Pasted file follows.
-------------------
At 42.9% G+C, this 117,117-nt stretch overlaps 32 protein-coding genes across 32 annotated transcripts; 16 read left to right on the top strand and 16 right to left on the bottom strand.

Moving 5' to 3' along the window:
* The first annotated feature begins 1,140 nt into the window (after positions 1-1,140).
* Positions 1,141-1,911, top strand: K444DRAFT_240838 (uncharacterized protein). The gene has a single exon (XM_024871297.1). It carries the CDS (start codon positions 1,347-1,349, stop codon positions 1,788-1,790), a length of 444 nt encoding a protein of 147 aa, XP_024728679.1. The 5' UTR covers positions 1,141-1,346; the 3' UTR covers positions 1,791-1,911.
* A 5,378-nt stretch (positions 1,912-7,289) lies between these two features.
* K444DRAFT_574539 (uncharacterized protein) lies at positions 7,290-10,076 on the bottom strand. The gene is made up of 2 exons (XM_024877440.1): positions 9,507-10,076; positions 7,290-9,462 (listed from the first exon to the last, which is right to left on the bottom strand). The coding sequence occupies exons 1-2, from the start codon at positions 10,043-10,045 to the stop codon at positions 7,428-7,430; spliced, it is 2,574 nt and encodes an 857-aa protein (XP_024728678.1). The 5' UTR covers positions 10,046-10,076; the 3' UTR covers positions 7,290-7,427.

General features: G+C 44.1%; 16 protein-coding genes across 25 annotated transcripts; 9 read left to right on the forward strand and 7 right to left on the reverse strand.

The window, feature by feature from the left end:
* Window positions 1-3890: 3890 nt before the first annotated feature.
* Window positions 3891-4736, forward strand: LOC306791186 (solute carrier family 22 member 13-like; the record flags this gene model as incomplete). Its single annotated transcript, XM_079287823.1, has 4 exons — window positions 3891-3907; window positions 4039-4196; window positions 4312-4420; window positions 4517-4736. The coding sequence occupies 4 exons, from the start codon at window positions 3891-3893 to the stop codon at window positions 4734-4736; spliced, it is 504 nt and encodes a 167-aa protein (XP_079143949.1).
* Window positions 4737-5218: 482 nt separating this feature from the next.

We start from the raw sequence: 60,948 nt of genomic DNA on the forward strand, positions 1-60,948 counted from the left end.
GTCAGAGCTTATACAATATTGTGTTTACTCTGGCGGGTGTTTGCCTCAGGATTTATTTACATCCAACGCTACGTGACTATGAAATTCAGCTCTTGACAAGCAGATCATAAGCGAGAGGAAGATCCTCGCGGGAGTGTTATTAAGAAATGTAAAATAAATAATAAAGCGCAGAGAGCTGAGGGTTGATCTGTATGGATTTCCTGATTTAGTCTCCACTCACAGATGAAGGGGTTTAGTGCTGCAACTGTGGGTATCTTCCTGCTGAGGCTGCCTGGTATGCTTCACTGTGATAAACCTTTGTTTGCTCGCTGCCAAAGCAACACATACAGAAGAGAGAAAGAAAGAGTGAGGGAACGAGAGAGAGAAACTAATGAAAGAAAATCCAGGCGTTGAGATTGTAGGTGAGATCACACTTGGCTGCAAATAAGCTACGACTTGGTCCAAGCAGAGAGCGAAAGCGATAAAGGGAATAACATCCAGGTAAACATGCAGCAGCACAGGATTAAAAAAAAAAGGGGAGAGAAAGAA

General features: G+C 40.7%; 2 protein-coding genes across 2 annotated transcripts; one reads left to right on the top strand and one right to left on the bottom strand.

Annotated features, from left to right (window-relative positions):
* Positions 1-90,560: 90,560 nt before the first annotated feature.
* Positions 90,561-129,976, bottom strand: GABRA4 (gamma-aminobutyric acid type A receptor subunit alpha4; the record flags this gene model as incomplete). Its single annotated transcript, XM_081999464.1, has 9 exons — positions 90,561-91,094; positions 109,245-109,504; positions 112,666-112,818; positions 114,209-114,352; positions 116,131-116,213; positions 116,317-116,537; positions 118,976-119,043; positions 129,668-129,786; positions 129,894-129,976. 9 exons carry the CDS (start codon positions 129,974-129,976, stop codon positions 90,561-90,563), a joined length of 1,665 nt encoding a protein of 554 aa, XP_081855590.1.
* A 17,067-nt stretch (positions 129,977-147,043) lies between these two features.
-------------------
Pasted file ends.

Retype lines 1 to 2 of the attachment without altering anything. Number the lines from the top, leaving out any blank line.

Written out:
At 42.9% G+C, this 117,117-nt stretch overlaps 32 protein-coding genes across 32 annotated transcripts; 16 read left to right on the top strand and 16 right to left on the bottom strand.

Moving 5' to 3' along the window: